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Shyamal Banerjee/Mint

Shyamal Banerjee/Mint

Ourview | Oil populism, reconfirmed

Ourview | Oil populism, reconfirmed

The petroleum sector regulator, the Petroleum and Natural Gas Regulatory Board (PNGRB), last week dismissed a petition by private sector transportation fuel retailers. The latter had charged public sector oil marketing companies with pursing a “cartelizing and predatory pricing" regime that has dented competition badly.

Shyamal Banerjee/Mint

Over the past decade, the dominant firms in the petro-retailing business—public sector companies HPCL, BPCL and IOC—have sold petrol and diesel at below market prices. As a result, new entrants—from the private sector—have not only lost money invested in this segment and have been unable to compete with these public sector giants.

PNGRB has argued that the anti-competitive outcomes have emerged as a result of the pricing policy inflicted on the public sector units by the government. Further, these policies have not led to any economic benefit for the companies.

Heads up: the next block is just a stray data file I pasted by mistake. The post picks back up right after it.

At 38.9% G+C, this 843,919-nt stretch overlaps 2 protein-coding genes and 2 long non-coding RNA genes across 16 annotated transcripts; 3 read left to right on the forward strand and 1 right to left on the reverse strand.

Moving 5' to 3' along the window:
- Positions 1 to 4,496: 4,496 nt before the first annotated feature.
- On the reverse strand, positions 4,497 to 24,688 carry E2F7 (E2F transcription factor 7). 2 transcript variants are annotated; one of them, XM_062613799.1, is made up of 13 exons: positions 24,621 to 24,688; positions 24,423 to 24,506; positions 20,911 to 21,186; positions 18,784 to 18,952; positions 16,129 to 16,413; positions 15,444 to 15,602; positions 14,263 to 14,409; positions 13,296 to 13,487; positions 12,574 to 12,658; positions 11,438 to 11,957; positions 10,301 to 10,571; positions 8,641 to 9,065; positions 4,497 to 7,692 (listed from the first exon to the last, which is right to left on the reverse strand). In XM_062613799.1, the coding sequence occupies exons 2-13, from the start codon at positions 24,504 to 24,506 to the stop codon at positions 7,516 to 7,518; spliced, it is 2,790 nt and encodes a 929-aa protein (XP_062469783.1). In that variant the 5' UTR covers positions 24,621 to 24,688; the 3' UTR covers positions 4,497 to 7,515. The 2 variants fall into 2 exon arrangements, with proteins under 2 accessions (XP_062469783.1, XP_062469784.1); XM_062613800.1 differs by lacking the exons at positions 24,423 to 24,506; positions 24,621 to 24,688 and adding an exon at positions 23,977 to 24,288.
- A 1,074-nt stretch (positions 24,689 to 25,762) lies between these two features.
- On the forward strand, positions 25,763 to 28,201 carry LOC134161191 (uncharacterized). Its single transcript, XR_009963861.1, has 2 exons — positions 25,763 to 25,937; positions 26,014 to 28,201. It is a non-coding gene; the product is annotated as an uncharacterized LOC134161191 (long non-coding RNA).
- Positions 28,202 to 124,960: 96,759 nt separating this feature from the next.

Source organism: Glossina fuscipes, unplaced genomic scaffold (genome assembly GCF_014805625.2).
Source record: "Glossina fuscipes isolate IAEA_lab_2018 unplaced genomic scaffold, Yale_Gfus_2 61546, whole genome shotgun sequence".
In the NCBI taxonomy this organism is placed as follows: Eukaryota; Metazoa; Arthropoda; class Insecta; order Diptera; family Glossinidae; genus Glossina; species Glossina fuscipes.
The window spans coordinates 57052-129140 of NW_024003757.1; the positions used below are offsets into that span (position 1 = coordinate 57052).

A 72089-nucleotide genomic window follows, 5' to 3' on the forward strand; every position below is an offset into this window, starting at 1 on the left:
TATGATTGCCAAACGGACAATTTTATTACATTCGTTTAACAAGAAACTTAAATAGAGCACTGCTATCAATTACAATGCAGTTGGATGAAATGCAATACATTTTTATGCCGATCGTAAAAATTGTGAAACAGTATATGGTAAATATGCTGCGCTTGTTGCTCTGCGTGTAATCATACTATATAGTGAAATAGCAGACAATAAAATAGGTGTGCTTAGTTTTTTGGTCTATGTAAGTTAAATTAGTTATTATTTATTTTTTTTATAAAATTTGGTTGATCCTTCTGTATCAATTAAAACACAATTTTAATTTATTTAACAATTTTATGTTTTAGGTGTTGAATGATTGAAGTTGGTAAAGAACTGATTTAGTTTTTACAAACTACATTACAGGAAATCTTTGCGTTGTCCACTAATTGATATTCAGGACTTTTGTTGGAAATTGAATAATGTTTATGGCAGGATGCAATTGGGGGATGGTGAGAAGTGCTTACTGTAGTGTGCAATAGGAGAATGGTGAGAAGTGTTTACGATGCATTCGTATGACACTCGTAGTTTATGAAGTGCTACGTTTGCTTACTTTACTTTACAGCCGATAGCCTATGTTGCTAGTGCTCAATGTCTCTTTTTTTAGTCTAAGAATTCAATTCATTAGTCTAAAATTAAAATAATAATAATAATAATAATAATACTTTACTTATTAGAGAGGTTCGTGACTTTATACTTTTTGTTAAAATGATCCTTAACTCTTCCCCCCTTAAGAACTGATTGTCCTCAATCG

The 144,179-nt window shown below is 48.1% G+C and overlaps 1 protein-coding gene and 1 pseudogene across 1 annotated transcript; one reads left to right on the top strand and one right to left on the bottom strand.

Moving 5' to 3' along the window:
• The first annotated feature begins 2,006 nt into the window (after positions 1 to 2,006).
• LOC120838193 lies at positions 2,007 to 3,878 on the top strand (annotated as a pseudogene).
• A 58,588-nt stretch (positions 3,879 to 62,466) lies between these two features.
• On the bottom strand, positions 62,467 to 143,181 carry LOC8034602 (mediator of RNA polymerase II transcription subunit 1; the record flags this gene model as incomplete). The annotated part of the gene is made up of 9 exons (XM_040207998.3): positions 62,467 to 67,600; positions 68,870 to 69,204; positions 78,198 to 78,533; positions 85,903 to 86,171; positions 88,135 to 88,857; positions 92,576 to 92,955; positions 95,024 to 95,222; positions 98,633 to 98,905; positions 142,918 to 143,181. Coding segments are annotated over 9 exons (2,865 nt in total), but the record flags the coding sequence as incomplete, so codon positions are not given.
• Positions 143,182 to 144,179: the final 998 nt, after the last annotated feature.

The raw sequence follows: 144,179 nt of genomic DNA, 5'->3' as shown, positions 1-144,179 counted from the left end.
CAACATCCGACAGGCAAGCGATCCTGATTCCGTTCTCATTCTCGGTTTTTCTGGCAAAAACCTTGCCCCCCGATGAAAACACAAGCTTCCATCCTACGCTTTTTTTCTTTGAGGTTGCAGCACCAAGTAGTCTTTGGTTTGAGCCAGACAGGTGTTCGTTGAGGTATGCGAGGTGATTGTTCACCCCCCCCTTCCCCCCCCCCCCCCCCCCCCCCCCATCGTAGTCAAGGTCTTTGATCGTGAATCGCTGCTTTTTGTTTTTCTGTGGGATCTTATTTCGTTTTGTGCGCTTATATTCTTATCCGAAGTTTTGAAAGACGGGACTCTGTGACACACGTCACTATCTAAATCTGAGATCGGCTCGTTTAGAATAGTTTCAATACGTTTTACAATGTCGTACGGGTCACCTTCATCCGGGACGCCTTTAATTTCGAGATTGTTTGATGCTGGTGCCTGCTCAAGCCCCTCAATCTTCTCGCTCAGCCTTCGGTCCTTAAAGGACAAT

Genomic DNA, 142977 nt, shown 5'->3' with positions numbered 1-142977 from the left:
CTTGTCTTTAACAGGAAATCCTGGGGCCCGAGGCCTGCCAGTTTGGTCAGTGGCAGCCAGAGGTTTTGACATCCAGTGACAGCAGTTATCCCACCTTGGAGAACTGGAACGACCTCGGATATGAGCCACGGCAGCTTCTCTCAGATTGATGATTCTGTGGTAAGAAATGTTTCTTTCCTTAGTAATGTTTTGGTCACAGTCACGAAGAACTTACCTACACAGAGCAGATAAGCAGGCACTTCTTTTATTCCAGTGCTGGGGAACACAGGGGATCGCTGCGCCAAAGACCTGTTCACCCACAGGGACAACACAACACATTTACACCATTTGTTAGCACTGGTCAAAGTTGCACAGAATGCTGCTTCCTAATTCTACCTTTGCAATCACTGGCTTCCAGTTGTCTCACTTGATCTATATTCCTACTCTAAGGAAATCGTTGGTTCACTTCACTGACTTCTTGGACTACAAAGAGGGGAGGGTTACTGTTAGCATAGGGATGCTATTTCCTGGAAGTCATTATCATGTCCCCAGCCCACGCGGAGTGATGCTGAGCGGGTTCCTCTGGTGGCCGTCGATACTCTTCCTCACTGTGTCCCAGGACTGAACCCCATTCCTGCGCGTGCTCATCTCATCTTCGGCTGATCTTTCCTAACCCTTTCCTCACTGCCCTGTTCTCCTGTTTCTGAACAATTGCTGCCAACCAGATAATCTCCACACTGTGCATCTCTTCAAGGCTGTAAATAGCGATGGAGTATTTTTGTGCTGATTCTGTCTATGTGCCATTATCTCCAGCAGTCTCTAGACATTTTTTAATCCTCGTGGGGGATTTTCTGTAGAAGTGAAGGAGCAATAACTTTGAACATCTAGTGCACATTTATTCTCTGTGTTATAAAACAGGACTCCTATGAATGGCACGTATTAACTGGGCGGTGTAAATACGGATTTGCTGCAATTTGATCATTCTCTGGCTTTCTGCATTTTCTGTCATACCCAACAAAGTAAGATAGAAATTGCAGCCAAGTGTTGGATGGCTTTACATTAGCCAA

While this argument may seem plausible—after all, the government is the owner of these oil marketing companies —in reality, it holds no water. The top management of these companies have been rather supine in complying with the government–inflicted pricing policy even though it has injured them—the shortfall in price realization has been made up only partially through budgetary provisions and inflows from upstream companies ONGC and Oil India Ltd.

Had the chief executives of these companies stood up aggressively to the diktat of the owner, matters would have been different. In pursuit of populist goals, the owner would have then had to wear his other hat—that of the sovereign. No doubt the outcome might have been the same—prices would have been controlled and private companies kept out of the subsidy payouts, the extent of damage certainly would have been less.

A sovereign fiat would have left less room for the kind of prevailing informal engagements between the government and the oil marketing companies that have ensued over the last decade. This has given the government the upper hand in perpetuating a subsidized pricing system. The prevailing informality has meant fewer price revisions, and even those, provoked only by a financial crisis at the oil companies’ end. A formal system would have lowered the losses suffered by the private companies and hastened the pace of price reforms.

The oil regulator has failed to take note of this “walkover". Rather than sending a strong message that this conduct is unacceptable—that the chief executives of these companies must put up a strong fight and not succumb to the flawed pricing regime—the regulator has implicitly supported their, and the government’s actions.

Government or oil companies: who is to be blamed for the fuel pricing mess? Tell us at

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